Tax Talk: Minimum global Corporation Tax rate

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The measure aims to deter multinationals from shifting their profits internationally to benefit from lower tax rates. However, although it’s been reported as a simple headline, what does it mean in practice? 
Earlier this month, the Organisation for Economic Co-operation and Development (OECD) announced that 132 countries, representing more than 90% of global gross domestic product (GDP), have agreed to back plans for a global minimum Corporation Tax rate of 15%. These countries include Bermuda, the Cayman Islands and the British Virgin Islands, all traditionally thought of as tax havens. 

The Two-Pillar approach  

It’s planned to implement the changes via a two-pillar approach. Pillar One will affect only the very largest multinational businesses and aims to reallocate profits (and taxing rights) from the jurisdiction in which they are reported to those jurisdictions where they actually operate and have customers. Pillar Two looks at the minimum global Corporation Tax rate paid by the group overall to address distortions arising from shifting profits to low tax jurisdictions purely to secure that lower rate. 

Pillar One  

Increasingly, income from intangibles such as software and royalties on intellectual property patents and drug patents has allowed companies to pay lower taxes away from their traditional home countries.  
Pillar One is directed at the top 100 companies globally with worldwide turnover exceeding €20 billion (a lower threshold will be considered after a review) and a pre-tax profit margin above 10%. Above this threshold, between 20% to 30% of profits will be taxed in the countries where the company operates and earns its profits. An additional amount (primarily based on existing Transfer Pricing principles) will standardise the earnings considered to be from marketing and distribution activities.  
This solution allows a move away from traditional tax legislation where profits of a foreign company are only taxed in another country where the foreign company has a physical presence. Instead, it looks at customer and market locations to address the challenges of taxing operators in the digital economy.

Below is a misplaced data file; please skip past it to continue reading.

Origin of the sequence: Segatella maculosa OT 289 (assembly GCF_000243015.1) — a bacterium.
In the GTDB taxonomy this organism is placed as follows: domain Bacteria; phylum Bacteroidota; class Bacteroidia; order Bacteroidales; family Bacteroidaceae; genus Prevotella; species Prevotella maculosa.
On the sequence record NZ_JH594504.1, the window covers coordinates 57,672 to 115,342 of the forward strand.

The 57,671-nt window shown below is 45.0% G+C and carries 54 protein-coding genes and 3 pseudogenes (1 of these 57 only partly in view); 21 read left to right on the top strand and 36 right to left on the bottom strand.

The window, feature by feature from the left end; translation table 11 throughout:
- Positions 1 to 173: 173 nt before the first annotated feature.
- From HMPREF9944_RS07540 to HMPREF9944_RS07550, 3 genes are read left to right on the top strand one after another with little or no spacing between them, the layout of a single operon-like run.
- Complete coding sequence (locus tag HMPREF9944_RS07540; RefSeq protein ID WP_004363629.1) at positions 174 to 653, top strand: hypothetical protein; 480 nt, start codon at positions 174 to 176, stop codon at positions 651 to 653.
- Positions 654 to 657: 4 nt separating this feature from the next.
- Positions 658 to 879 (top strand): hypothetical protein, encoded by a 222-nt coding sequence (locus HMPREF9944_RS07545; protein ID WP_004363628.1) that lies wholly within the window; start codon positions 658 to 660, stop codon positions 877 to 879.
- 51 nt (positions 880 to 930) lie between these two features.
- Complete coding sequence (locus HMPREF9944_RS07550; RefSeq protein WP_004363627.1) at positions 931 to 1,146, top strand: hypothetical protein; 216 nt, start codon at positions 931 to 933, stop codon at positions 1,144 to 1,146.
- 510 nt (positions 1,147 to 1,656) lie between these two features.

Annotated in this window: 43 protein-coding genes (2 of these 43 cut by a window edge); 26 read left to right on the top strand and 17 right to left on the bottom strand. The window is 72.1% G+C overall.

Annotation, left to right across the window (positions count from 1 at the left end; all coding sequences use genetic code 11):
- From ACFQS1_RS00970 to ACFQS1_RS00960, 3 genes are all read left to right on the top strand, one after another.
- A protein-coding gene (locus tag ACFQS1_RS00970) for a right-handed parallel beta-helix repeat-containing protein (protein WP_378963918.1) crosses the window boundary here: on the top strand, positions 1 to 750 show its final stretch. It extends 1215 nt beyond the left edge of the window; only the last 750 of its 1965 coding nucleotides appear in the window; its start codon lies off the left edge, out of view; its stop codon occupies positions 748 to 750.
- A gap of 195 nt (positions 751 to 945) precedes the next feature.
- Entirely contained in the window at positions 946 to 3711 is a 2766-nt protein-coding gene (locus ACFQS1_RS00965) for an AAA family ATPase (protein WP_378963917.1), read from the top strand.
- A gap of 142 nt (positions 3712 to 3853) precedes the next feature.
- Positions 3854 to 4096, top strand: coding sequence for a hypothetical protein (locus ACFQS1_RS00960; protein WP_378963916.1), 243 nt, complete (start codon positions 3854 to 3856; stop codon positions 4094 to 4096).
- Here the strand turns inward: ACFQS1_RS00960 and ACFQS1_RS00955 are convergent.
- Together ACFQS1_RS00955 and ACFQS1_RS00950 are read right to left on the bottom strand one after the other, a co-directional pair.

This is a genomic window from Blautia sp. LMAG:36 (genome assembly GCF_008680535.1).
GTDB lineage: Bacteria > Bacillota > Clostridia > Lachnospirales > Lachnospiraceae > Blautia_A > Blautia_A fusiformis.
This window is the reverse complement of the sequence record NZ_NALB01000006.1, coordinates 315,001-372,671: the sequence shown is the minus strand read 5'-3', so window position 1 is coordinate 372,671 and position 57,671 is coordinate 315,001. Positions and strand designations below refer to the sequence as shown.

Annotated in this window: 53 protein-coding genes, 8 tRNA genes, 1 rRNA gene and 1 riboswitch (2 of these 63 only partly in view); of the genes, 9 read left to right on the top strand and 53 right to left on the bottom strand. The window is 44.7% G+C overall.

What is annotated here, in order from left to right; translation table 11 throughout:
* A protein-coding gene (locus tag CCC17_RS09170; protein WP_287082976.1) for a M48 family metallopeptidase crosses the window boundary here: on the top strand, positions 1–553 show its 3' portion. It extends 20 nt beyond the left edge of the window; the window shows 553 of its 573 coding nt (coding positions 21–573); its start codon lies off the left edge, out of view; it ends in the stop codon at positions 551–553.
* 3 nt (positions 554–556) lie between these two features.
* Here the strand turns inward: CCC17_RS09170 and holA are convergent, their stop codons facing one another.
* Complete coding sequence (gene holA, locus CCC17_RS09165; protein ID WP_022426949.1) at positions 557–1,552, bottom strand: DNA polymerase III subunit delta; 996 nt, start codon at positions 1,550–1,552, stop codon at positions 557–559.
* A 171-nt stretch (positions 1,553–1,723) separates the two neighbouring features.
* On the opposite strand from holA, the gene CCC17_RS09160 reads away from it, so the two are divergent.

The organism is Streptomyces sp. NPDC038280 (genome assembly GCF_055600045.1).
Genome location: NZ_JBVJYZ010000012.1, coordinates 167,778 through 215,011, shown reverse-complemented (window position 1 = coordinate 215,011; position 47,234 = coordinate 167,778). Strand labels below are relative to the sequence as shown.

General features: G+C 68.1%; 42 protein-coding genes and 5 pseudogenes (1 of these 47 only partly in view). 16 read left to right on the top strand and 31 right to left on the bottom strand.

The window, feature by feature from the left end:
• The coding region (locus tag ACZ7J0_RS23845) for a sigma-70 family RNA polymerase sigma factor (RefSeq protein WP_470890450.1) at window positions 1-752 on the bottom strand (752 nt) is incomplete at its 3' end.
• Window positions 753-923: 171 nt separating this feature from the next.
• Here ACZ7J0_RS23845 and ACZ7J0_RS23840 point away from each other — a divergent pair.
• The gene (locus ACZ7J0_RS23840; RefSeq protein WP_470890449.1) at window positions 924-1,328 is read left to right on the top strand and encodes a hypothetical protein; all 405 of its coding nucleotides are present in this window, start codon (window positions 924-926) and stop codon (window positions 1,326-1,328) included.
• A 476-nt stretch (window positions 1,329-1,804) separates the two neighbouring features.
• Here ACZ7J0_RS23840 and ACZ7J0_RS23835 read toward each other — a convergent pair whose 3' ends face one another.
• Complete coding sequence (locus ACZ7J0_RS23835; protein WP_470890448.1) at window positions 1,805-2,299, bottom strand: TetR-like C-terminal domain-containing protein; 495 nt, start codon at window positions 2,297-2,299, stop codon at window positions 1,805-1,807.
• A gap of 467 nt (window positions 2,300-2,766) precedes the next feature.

Pillar Two 

Pillar Two is the new minimum Corporation Tax rate of 15% and applies to groups with turnover above €750 million. Under this regime, if companies pay lower taxes in one country, the tax authority in the parent company’s jurisdiction will impose a top-up tax to achieve a global tax rate on those profits of 15%. 
This will apply on a country by country basis, so a higher tax rate of, say, 25% in Country A cannot be averaged out against a lower tax rate in Country B of 12% to give a 15% effective global tax rate. 

Likely effects 

The OECD and national governments still have many obstacles in introducing legislation and getting new rules defined before their introduction. However, the plan is to agree a full framework at the next meeting of the G20 in October 2021. Unsurprisingly, OECD members such as Ireland, Estonia, Cyprus and Hungary that already have a low Corporation Tax rate or other incentives to attract inward investment aren’t fully signed up.  
If things go according to plan, it will be interesting to see how global Corporate Tax rates develop. A jurisdiction offering incentives to multinational subsidiaries will see these incentives neutralised by the Parent Jurisdiction applying a Pillar Two levy. Therefore, a possible outcome may be for those jurisdictions with lower tax rates or other Corporate Tax incentives to increase their tax rates to the global minimum and secure that tax revenue for themselves. It’s notable, however, that these changes affect only Corporation Tax rates, so there may be a shift to other forms of tax-based incentives, such as employment taxes by jurisdictions to attract new inward investment. 
More specifically, many tax regimes will likely change to remove duplication that these rules would otherwise create. As a result of Pillar One, the EU Commission has already announced that the proposed Digital Services Levy has been put on hold. Similarly, UK tax measures that tackle diversion of profits such as the Digital Services Tax and Diverted Profits Tax will probably be superseded or, at the very least, refined to accommodate these new rules.